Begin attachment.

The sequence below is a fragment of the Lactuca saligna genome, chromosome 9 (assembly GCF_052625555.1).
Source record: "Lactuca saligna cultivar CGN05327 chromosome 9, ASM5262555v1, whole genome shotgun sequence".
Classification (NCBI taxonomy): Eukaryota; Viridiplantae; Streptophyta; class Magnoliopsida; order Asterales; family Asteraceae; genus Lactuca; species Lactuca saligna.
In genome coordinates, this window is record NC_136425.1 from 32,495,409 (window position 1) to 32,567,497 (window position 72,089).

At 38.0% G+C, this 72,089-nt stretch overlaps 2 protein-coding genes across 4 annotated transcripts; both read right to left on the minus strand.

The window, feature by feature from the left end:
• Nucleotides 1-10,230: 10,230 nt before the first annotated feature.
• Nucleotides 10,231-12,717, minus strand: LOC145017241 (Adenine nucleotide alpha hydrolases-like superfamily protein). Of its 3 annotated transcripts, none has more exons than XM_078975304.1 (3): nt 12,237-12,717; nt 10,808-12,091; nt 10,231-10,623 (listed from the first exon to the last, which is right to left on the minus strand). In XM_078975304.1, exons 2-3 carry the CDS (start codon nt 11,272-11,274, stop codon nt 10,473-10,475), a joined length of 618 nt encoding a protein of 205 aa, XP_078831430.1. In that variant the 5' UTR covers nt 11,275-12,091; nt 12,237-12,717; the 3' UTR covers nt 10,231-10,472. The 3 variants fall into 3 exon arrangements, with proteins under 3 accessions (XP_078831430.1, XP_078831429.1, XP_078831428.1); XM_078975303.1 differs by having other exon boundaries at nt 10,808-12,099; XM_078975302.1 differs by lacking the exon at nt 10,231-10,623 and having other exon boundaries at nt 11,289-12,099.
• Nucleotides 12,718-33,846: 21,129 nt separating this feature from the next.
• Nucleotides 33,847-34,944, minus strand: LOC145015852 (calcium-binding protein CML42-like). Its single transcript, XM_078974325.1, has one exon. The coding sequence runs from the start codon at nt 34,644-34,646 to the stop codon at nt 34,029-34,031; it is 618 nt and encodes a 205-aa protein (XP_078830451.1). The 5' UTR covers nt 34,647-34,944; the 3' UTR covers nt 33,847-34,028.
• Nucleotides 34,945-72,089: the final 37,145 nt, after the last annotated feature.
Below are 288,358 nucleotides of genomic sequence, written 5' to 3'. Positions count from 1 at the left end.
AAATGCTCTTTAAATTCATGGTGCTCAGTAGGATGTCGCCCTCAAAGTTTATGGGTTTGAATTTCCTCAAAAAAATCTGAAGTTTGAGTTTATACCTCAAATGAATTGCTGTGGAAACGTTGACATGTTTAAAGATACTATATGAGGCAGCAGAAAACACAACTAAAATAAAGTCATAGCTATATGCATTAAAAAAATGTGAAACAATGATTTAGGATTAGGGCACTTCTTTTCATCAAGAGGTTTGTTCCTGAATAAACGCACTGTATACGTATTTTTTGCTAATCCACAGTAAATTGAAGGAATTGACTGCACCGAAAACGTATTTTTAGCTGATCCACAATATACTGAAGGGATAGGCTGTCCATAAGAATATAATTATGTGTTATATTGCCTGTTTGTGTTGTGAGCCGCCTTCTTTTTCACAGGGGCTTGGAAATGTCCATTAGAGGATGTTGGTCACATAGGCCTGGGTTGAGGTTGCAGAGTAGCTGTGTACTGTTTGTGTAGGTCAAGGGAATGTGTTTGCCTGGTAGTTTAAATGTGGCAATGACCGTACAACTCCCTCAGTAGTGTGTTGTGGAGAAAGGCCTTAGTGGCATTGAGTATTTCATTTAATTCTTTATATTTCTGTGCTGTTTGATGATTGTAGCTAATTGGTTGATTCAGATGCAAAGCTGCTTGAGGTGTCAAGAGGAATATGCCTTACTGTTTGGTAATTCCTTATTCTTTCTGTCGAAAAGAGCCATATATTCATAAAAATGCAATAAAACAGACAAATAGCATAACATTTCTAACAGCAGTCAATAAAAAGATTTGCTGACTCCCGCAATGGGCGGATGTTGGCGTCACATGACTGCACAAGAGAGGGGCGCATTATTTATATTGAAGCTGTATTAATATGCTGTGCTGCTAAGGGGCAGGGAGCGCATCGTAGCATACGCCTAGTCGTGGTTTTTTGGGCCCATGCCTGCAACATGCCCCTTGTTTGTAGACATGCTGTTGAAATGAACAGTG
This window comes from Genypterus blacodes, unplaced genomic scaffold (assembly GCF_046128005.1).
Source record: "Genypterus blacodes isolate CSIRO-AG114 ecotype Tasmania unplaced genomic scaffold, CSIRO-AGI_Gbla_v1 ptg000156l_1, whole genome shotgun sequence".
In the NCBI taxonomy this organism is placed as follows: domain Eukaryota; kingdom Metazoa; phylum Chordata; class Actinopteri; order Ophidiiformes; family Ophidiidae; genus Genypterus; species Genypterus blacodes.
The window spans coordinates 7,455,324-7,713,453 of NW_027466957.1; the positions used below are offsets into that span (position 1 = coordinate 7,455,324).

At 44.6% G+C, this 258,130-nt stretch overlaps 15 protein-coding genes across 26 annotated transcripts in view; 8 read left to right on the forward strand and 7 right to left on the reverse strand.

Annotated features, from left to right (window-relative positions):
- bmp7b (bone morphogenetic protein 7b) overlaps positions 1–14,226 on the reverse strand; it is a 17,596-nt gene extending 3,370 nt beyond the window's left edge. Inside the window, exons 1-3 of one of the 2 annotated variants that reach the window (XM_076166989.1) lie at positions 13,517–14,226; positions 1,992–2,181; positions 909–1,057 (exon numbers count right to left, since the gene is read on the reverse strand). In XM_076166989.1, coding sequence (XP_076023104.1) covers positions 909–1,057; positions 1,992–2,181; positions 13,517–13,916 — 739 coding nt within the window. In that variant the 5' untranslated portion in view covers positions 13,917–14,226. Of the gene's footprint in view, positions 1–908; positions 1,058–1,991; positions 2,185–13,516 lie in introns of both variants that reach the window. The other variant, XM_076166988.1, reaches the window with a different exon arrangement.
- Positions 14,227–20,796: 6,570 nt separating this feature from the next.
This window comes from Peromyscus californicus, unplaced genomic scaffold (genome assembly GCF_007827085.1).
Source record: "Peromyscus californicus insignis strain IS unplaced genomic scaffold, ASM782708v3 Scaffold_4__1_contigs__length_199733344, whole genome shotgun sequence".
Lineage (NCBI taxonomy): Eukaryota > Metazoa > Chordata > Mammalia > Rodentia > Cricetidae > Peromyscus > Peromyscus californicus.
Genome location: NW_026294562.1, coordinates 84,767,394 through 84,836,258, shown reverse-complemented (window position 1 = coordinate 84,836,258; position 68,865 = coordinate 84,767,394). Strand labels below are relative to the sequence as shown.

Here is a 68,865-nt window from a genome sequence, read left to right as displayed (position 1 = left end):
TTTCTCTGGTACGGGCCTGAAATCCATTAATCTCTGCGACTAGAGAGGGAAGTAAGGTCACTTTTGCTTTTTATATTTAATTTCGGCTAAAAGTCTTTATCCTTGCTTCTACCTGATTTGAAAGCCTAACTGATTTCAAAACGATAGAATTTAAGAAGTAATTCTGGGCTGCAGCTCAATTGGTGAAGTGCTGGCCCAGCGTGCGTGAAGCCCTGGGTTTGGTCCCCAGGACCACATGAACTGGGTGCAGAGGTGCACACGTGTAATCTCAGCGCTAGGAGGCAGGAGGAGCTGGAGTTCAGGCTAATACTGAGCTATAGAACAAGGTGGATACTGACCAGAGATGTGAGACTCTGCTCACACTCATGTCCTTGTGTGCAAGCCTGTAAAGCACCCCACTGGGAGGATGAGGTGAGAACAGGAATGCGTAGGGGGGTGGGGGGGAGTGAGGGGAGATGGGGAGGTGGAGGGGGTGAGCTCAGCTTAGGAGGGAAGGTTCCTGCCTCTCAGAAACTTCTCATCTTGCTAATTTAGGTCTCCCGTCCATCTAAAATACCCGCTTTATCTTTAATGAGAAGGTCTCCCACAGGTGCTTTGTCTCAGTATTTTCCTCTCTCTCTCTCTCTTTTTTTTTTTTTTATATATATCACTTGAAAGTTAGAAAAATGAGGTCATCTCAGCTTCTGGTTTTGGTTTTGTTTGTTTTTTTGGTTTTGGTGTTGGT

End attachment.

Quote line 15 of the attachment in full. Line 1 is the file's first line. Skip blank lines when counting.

Source record: "Genypterus blacodes isolate CSIRO-AG114 ecotype Tasmania unplaced genomic scaffold, CSIRO-AGI_Gbla_v1 ptg000156l_1, whole genome shotgun sequence".